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Google+ to shut down after security bug

For Google, a data privacy reckoning may finally come as a result of a service that it admits almost no one ...

Posted: Oct 9, 2018 7:02 AM
Updated: Oct 9, 2018 7:02 AM

For Google, a data privacy reckoning may finally come as a result of a service that it admits almost no one uses much anymore.

Google said Monday it is shutting down the long ailing social network Google+ for consumer use amid new scrutiny of the company for reportedly failing to publicly disclose a security bug affecting hundreds of thousands of accounts on the service.

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In a blog post, the company admitted Google+ had failed to achieve "broad consumer or developer adoption" since it launched as a would-be Facebook rival in 2011. However, the announcement came moments after The Wall Street Journal reported Google had opted not to disclose a bug affecting Google+ users at least in part to avoid additional regulatory scrutiny.

Google said in the blog post that it "discovered and immediately patched" a bug in March 2018 that potentially allowed app developers to access profile data from users that had not been marked as public. The bug is said to have affected as many as 500,000 accounts, though the company says it found "no evidence" that any data was actually misused.

The same month that the bug was discovered, Facebook's Cambridge Analytica data scandal came to light, prompting politicians on both sides of the Atlantic to call for hearings and regulation.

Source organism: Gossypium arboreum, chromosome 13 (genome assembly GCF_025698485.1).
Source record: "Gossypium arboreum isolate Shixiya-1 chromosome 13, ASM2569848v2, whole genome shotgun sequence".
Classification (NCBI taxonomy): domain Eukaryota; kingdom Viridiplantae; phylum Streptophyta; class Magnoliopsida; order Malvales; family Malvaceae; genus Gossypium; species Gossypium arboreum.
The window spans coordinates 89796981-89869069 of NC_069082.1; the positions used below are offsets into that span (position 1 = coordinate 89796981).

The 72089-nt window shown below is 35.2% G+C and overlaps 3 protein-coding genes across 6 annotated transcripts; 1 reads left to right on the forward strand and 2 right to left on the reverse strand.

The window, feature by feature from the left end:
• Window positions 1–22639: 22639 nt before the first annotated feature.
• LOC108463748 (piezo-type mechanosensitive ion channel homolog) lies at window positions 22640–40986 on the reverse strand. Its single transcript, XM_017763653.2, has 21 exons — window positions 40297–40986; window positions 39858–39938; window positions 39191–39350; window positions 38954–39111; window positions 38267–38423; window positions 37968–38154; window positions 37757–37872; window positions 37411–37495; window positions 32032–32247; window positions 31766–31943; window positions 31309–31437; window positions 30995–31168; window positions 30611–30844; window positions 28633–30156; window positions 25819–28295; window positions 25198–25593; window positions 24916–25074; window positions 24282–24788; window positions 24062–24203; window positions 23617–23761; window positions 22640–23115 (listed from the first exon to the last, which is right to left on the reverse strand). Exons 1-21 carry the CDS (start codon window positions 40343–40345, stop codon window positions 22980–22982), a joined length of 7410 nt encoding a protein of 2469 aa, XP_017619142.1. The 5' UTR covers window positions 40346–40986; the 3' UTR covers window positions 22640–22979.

According to the Journal, Google's legal and policy team warned senior executives at the company that disclosing the security flaw could lead to "immediate regulatory interest."

"Every year, we send millions of notifications to users about privacy and security bugs and issues," a spokesperson for Google said in a statement provided to CNN Business. "Whenever user data may have been affected, we go beyond our legal requirements and apply several criteria focused on our users in determining whether to provide notice.

While Google has faced scrutiny in recent months for allowing third-party apps to access and share data from Gmail accounts, much of the privacy uproar hitting the tech industry has focused on Facebook. The key difference, for now, is a matter of scale.

Cambridge Analytica, a data firm with ties to President Donald Trump's campaign, accessed information from as many as 87 million Facebook users without their knowledge. And last month, Facebook disclosed that attackers exposed information on nearly 50 million users.

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